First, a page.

Divorced from economic reality, the new leader of the United Auto Workers union has made exorbitant demands that, by roughly doubling the compensation of many workers, threaten the future of the Big 3 U.S. automakers and their hundreds of thousands of employees.
The UAW’s current contracts with the Big 3—General Motors, Ford, and Stellantis (formerly Chrysler)—expire at 11:59 p.m. Thursday. Absent a deal, the union stands ready to strike.
Shawn Fain is the first UAW president to be elected by members themselves, following a massive corruption scandal. Federal prosecutors characterized the union’s leadership—some of whom received jail time—as “riddled with corruption” and “fatally compromised in its ability to represent the best interests of the UAW’s members and their families.”
In the current talks, Fain demanded a 46% increase in base pay for hourly workers. With base wages currently ranging from a reported $17 per hour for temporary workers to $32.32 for top-scale assembly workers, the 46% jump would put the range between $24.82 and $47.18 per hour, or $51,600 to $98,100 a year in annual pay.
But that’s just the start. The union is demanding a 32-hour work week, for which workers would receive 40 hours of pay. That’s like paying for five days’ worth of groceries, but receiving only four days of food.
The UAW’s “pay more for less” demands would bring the true hourly range for workers to between $31.02 and $58.98 per hour. The median hourly wage for all manufacturing workers across the U.S. is $26.59 per hour.
And hiring 25% more workers to produce the same output would create the added cost of providing health insurance and retirement benefits to those new workers. Moreover, the UAW is demanding that the Big 3 automakers reinstate costly medical retirement benefits and defined benefit pensions for newer hires, as well as increase pension checks for current retirees.
Excessive and underfunded union pension benefits were a major cause of the Big 3’s near collapse in 2008. And without taxpayers being forced to subsidize an estimated $30 billion in broken pension promises and other compensation for union workers, current retirees would receive only a fraction of promised benefits.
The reality is that these demands are unsustainable in the globally competitive economy of 2023.
There was a time—roughly three-quarters of a century ago—when the only cars Americans could buy were those produced in the United States by members of the United Auto Workers. Thus, the union could impose above-market compensation without the threat of competition.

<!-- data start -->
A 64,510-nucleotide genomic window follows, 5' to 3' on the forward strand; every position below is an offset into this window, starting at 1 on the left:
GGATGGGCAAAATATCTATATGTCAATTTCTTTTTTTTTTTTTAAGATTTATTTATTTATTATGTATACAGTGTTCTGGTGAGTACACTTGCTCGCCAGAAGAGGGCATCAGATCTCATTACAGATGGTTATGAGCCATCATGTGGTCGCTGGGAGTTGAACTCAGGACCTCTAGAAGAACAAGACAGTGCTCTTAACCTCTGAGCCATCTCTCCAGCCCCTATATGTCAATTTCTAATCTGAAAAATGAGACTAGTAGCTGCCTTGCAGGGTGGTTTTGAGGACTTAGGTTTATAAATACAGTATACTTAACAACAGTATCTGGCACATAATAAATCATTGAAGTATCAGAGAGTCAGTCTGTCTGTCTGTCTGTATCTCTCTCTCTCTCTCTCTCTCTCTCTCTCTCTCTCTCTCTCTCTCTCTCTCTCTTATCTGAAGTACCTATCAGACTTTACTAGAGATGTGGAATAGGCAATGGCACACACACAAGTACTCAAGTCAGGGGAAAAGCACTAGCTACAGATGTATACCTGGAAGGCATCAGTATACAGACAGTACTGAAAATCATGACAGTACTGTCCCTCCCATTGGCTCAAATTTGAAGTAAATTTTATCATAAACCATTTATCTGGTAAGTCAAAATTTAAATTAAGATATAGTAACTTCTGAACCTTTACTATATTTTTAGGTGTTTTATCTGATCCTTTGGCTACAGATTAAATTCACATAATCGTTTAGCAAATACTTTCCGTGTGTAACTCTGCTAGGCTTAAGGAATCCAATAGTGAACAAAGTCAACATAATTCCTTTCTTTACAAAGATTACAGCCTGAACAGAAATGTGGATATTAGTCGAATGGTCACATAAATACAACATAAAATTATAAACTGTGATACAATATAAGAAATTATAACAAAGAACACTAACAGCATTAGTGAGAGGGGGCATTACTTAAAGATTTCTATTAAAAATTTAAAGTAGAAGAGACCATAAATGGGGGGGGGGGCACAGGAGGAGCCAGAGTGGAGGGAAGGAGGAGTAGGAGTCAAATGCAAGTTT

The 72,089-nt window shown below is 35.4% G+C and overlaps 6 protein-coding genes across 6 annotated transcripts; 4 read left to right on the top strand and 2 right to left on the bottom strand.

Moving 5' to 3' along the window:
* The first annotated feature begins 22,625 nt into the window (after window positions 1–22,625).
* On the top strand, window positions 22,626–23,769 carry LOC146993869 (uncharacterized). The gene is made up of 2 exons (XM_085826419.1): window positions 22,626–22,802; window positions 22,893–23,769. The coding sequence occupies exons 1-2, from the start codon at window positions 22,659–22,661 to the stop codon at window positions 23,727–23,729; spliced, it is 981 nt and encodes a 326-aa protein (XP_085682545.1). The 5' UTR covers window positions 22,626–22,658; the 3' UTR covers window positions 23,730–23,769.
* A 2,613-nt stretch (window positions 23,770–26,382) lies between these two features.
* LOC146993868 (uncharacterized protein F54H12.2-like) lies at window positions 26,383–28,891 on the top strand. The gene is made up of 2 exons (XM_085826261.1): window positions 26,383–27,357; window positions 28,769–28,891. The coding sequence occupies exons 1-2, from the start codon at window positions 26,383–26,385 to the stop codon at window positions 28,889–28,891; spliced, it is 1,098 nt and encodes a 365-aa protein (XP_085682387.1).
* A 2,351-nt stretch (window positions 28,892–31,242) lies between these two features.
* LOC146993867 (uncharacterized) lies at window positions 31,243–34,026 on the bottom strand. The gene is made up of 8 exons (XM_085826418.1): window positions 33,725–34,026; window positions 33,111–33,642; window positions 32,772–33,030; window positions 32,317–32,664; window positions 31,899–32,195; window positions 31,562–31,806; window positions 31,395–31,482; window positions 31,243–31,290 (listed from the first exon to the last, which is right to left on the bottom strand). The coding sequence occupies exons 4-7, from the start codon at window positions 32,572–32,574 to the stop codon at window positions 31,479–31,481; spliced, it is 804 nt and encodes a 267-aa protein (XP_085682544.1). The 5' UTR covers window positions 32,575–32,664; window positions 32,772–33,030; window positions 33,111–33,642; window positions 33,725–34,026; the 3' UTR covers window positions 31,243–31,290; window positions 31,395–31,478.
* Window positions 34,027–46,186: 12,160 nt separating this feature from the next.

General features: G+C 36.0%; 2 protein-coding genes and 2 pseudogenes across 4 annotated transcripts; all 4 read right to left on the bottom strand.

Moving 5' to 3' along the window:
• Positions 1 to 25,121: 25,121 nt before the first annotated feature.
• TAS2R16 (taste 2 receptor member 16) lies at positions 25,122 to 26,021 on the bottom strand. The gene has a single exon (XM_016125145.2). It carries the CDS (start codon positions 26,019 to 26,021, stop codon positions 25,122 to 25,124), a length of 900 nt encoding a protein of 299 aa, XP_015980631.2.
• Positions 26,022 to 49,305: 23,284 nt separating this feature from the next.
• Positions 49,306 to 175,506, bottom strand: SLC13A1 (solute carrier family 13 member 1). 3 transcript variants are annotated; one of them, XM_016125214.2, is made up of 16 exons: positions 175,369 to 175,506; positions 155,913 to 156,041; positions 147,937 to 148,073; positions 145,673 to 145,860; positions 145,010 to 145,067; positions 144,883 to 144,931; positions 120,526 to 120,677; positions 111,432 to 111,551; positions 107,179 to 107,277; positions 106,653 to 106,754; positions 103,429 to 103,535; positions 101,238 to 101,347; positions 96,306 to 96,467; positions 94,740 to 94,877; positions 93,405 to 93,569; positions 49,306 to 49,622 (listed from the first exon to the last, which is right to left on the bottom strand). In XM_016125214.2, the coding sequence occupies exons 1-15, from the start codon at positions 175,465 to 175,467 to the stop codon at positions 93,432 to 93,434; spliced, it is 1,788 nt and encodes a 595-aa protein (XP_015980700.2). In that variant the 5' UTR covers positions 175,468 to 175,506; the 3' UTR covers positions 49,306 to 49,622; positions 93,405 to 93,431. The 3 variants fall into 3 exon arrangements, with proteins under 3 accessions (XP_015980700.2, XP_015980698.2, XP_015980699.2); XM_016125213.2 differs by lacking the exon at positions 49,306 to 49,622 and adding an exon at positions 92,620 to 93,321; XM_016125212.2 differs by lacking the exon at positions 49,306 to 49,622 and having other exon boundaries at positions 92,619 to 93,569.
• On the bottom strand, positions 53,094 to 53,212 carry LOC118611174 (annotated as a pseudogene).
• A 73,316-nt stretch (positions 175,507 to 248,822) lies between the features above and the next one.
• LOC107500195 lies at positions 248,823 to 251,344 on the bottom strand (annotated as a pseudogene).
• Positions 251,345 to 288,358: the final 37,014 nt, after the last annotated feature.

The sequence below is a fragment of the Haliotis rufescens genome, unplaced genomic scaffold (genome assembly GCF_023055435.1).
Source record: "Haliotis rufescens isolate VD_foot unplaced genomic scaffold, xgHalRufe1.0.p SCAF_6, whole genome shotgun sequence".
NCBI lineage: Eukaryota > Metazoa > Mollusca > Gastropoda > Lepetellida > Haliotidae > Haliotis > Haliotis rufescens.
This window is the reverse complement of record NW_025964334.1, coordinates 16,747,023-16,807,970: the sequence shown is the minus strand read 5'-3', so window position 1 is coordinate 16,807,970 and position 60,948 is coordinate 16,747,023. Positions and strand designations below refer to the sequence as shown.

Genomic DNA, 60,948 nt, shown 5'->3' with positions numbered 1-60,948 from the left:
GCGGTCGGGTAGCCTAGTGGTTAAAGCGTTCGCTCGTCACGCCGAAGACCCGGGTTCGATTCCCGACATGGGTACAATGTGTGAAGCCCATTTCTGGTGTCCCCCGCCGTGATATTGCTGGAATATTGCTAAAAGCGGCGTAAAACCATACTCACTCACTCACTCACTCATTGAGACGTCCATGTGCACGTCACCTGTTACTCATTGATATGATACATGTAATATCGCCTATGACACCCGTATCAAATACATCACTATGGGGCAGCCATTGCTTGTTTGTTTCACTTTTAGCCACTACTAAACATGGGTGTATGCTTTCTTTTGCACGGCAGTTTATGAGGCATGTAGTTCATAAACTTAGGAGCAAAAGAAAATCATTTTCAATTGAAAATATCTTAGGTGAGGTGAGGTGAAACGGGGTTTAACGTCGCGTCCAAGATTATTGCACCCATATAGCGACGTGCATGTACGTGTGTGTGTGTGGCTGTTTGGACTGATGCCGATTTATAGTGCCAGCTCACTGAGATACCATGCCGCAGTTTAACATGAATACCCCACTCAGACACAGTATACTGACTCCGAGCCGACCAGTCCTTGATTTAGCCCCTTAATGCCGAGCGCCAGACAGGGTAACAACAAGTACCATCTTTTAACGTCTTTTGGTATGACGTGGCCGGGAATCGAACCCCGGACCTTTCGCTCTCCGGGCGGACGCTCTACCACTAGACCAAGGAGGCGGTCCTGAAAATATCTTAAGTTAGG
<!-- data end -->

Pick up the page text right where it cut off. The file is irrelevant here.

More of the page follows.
Although that might have been good for a small group of auto workers, it also meant higher prices for cars, fewer Americans able to afford them, and fewer workers needed to produce them.
The entry of foreign-made automobiles brought down the cost of cars and made them more widely available to average Americans. But the UAW’s failure to adjust its excessive compensation demands and restrictive workplace rules made U.S. cars less competitive and undoubtedly contributed to the shuttering of unionized auto manufacturing plants over the past decades.
Domestic auto production is less than half of what it was two decades ago, even as Americans are buying about the same number of cars per year.
The UAW’s demands include complaints that the Big 3 automakers have closed 65 plants over the past two decades, which clearly hurts workers and communities. But unions can’t inoculate companies from economic reality.
A basic supply-and-demand graph will demonstrate that if you increase the price of something by jacking up the labor costs of producing it, you’ll get less demand for it. And that simply will mean more shuttered U.S. plants and fewer jobs for UAW members.
Labor costs at the Big 3 already are estimated to be about one-third higher than elsewhere, ranging from $66 to $72 per hour in 2023 compared to an average of $52 per hour for nonunionized foreign automakers in the U.S.
The UAW’s demands could double current labor costs. And unless consumers are willing to pay thousands of dollars more for cars made by unionized workers, those higher costs could bring down the Big 3 and the union.
At the end of the day, workers can’t be paid more than the value of what they produce. What they produce is determined in large part by the education and training they receive, as well as the attendant capital and technology.
So instead of trying to strong-arm the Big 3 automakers into paying workers more money to do less, the United Auto Workers should look for ways to help workers and automakers grow together. The union should focus on the education and innovation necessary to help automakers compete, so that they can open new factories instead of shuttering existing ones.
And UAW members should hope that the union’s current demands are not met. If they are, the result almost certainly will be fewer cars produced and fewer workers employed by the Big 3.
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